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I am developing an application on ATMEL AT89C51 of 8051 family.

Could anyone suggest how to determine in coding whether the reset has been done due to power cycle or through software?

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3 Answers 3

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I don't think there is a method to determine how reset has occurred because once reset everything starts from the beginning in 8051.

One method i guess would work is,

Say take a variable X, before every software code of reset, just set X=1 (indicating software reset) and store this variable in any ROM if you interfaced externally.

On every reset, at the beginning include an instance which checks this variable X to see which reset had occurred and change X to 0, for next time detection.

If you do not have an external ROM, interface an D-latch atleast.

I hope this works. Do tell me if this works.

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yes my friend we can also do that.But I think checking PCON register bit will be better for me –  Gunjan Bhavsar Mar 6 '13 at 4:23
Ya that would be better to use. Had forgot it too... :) –  Vinuthan Mar 7 '13 at 7:33

According to the Atmel 8051 Microcontrollers Hardware Manual (PDF link), the power-off flag (POF / bit 4) in the power control register (PCON / 87h) is set by hardware when VCC rises from 0 to its nominal voltage. The power-off flag reset value will be 1 only after a power on (cold reset). A warm reset (e.g. software reset) does not affect the value of this bit.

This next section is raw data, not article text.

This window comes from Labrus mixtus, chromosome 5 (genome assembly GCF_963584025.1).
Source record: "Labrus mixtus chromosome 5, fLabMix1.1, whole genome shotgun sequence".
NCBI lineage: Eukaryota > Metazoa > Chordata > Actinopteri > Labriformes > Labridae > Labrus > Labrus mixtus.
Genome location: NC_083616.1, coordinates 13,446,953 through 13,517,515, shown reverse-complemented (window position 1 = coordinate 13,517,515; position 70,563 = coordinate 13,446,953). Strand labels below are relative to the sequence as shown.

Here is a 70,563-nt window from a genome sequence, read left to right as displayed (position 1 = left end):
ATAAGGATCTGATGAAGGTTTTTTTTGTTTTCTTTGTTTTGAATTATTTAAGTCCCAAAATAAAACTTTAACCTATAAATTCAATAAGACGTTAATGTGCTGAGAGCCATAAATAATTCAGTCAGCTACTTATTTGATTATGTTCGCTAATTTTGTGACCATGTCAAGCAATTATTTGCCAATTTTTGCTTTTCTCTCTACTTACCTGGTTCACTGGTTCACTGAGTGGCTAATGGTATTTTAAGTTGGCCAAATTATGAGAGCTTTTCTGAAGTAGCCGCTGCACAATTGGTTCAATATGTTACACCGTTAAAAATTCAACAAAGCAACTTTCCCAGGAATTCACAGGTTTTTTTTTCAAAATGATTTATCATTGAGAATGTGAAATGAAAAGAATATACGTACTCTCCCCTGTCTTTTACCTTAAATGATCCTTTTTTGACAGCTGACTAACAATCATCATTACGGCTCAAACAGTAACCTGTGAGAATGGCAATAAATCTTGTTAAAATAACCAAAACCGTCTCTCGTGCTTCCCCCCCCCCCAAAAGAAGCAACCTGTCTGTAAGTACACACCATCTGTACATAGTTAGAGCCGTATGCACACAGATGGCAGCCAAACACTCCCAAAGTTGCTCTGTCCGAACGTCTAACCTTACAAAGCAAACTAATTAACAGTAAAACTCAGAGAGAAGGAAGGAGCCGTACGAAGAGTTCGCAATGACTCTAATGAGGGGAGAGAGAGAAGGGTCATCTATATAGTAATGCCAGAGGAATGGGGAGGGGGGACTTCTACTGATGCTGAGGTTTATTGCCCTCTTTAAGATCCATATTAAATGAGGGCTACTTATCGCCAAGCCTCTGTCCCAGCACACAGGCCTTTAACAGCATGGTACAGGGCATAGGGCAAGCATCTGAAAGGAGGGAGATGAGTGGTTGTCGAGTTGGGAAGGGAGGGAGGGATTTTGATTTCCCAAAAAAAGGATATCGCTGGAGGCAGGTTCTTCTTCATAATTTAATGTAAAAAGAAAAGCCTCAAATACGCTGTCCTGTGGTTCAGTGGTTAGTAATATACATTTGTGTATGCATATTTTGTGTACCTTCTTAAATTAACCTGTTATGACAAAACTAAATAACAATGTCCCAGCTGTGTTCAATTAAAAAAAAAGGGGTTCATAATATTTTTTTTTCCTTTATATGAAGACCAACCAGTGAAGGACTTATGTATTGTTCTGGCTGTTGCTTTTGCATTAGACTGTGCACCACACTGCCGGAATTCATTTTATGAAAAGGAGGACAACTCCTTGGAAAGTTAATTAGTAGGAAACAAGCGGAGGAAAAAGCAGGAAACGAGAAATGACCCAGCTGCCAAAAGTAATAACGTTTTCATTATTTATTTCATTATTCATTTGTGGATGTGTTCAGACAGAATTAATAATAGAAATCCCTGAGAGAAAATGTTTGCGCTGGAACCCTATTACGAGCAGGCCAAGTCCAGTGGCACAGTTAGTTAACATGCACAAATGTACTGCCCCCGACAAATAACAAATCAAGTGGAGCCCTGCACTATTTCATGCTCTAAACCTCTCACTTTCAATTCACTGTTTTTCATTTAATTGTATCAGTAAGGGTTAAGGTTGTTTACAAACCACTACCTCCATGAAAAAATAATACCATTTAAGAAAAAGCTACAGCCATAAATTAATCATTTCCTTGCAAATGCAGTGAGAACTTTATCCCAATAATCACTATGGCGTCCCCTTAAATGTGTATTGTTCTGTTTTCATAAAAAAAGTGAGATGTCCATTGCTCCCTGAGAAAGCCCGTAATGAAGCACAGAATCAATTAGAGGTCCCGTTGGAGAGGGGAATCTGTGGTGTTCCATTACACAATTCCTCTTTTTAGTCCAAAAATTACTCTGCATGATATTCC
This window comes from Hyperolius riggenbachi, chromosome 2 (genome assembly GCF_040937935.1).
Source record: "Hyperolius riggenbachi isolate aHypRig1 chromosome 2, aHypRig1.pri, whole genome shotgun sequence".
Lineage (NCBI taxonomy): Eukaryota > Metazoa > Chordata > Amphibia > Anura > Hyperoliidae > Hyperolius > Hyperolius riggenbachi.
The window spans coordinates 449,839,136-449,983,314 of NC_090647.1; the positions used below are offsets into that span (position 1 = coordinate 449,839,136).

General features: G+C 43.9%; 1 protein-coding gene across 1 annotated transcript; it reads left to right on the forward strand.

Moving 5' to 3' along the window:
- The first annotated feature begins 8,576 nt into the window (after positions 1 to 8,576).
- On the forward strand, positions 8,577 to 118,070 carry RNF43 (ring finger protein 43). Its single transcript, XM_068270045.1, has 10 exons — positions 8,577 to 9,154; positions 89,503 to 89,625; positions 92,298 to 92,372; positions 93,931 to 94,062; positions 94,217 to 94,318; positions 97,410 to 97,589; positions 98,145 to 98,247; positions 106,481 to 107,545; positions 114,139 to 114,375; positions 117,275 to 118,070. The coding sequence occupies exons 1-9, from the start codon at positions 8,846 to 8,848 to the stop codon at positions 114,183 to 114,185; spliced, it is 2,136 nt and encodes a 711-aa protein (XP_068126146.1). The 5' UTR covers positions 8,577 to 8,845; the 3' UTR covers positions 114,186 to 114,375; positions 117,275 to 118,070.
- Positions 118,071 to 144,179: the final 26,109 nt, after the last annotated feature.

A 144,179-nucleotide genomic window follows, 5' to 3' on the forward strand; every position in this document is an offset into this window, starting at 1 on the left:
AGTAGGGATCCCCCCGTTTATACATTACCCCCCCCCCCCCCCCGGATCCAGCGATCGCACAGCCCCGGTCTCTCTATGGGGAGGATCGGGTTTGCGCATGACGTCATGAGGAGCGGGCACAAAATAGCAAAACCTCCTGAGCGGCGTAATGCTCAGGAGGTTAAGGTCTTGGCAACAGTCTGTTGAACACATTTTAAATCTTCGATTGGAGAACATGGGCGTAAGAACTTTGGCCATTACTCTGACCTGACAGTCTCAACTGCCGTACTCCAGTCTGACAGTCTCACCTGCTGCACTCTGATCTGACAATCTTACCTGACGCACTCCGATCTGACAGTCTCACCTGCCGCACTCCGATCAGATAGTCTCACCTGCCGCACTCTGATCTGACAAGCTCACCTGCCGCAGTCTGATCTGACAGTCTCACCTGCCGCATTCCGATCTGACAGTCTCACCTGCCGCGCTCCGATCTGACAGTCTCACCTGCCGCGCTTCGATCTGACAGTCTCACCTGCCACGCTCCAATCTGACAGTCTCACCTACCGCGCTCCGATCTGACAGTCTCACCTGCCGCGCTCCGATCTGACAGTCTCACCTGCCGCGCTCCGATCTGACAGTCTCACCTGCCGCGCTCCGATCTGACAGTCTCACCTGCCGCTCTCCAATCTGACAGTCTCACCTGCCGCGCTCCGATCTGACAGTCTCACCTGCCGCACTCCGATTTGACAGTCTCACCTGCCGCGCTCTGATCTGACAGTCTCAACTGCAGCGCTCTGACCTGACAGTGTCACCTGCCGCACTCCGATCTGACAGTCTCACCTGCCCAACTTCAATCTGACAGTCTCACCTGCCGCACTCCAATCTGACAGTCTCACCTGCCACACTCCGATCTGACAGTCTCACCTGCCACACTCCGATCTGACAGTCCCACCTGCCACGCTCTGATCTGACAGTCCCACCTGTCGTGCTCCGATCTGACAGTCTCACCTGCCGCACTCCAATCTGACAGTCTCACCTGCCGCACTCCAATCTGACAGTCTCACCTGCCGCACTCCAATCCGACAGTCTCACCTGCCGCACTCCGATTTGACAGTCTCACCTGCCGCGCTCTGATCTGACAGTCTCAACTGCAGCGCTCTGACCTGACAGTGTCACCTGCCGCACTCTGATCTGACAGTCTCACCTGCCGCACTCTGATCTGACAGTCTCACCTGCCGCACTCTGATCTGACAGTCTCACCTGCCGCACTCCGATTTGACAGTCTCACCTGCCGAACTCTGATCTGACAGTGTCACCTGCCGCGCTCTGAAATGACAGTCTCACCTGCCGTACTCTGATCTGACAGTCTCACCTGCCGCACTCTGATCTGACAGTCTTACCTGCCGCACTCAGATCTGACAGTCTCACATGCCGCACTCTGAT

I've often found that different vendors implement their own registers in the SFR space that can be taken advantage of for cases such as this. For example, Silicon Labs uses a power-on reset flag (PORSF) in their reset source register (RSTSRC).

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Thank you for your answer.I have forgotten about the PCON register :) –  Gunjan Bhavsar Mar 6 '13 at 4:22

It really depends if you wanted to depend on some specific 8051 variant vendor. It is best to use vendor provided registers, but if you changed vendor your code will brake, or even worse, it will misbehave.

If you had external RAM in your system (and it was not battery powered), than you could write a sequence of bytes (like 0xAA, 0x55...) somewhere in the reserved part of the memory, and check if it was still there after start up. If not, you have had a cold start. Of course, you should modify assembler start up code to make sure it does not initialize this part of memory (or it would be zero at each start), and you should instruct your linker to exclude this memory from linkage so that it does not get used by anything else.

Finally, include conditional compilation in your code so that if you had some 8051 variant with special registers, it would be used, if not, try the plan B.

I have done that with few bytes of internal 8051 memory /all my external RAM was battery powered/ and then I have learned than not every 8051 variant has had consistent policy at start up - some have all their internal memory initialized, some have initialized only SFR and some other specific areas leaving me few bytes to play with the procedure described.

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